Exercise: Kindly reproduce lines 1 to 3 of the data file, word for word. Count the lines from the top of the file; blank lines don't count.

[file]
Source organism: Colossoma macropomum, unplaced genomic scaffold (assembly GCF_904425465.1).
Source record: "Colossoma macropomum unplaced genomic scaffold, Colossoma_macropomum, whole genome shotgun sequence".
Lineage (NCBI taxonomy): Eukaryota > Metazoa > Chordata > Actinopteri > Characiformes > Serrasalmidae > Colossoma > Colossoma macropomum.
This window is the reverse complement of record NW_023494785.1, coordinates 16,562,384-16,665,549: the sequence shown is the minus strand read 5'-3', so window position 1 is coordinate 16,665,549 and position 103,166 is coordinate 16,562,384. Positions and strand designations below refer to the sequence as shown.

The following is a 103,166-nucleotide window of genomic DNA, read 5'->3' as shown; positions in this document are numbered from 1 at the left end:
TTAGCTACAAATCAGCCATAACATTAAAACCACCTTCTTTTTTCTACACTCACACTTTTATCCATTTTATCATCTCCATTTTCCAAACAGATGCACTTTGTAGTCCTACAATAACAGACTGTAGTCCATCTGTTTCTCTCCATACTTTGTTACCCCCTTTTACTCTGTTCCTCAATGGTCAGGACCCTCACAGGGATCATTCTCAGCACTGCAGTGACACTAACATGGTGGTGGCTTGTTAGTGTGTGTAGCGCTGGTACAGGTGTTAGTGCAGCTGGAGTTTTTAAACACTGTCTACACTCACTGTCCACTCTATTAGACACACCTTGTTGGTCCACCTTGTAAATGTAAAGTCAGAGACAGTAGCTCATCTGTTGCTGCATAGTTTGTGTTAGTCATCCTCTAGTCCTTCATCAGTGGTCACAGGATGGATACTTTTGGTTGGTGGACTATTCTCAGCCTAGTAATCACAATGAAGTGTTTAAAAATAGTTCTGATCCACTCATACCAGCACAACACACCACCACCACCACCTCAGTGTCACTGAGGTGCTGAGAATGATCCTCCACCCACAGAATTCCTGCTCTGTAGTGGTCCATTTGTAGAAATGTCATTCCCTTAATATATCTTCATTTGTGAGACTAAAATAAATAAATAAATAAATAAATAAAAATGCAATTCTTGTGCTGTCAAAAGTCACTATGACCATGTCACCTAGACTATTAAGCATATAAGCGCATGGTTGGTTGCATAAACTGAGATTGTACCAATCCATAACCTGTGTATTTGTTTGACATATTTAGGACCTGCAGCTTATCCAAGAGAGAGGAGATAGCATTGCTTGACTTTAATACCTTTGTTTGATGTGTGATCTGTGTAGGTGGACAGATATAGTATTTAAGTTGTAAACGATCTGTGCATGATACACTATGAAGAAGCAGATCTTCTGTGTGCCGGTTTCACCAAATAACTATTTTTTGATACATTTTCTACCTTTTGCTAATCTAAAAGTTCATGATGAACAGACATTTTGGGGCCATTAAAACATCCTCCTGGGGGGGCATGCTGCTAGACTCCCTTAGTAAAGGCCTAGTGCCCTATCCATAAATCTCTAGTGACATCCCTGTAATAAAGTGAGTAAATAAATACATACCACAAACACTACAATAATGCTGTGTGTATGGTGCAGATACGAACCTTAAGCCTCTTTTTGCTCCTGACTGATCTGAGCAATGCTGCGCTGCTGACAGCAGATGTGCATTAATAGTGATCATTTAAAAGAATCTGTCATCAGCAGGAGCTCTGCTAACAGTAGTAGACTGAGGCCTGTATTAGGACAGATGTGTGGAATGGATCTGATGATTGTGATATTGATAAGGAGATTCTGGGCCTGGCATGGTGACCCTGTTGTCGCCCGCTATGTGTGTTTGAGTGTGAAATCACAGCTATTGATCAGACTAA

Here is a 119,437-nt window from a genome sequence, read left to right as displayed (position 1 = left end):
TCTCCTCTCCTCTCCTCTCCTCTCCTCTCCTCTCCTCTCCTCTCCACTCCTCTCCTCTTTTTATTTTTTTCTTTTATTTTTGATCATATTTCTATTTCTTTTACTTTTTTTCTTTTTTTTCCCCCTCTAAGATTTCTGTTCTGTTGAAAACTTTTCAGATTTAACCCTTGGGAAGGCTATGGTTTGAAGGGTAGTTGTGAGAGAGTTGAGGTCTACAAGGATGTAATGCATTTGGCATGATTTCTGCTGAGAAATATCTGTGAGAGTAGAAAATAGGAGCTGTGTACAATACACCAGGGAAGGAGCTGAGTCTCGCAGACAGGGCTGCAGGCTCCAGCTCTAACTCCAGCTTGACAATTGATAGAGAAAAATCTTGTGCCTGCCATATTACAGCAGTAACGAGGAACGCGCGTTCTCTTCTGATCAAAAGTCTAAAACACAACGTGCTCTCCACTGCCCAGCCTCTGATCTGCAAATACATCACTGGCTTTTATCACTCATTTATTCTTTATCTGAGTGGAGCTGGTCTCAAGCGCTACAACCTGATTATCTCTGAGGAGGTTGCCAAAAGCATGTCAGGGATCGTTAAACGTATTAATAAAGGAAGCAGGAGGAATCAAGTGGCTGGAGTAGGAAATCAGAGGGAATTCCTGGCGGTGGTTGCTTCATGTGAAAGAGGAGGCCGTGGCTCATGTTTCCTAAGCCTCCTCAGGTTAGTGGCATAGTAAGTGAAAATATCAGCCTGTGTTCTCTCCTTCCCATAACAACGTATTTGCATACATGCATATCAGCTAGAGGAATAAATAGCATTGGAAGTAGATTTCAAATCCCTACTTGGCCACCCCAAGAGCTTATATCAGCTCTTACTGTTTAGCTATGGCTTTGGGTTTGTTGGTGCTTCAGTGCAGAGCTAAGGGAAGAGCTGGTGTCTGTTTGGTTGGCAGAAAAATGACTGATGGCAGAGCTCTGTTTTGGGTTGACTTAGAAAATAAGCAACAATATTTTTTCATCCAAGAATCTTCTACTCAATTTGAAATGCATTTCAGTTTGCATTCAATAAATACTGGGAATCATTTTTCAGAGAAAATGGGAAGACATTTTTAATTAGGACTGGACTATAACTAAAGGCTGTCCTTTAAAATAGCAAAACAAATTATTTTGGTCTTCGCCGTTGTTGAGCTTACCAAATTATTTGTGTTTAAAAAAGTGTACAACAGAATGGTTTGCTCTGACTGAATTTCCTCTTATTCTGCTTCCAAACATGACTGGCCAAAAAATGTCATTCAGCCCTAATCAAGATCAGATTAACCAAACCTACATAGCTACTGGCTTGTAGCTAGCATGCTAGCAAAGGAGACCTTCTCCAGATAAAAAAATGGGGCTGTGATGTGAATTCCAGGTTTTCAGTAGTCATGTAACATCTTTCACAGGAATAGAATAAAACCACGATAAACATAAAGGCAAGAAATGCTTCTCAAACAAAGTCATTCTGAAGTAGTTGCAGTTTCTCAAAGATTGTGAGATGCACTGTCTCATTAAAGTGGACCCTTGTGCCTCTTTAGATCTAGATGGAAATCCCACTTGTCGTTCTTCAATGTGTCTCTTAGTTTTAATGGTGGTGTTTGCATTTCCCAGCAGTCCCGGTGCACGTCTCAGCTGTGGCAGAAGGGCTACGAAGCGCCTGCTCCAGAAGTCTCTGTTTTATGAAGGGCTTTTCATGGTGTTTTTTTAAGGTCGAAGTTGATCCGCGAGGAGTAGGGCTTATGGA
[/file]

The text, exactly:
Source organism: Colossoma macropomum, unplaced genomic scaffold (assembly GCF_904425465.1).
Source record: "Colossoma macropomum unplaced genomic scaffold, Colossoma_macropomum, whole genome shotgun sequence".
Lineage (NCBI taxonomy): Eukaryota > Metazoa > Chordata > Actinopteri > Characiformes > Serrasalmidae > Colossoma > Colossoma macropomum.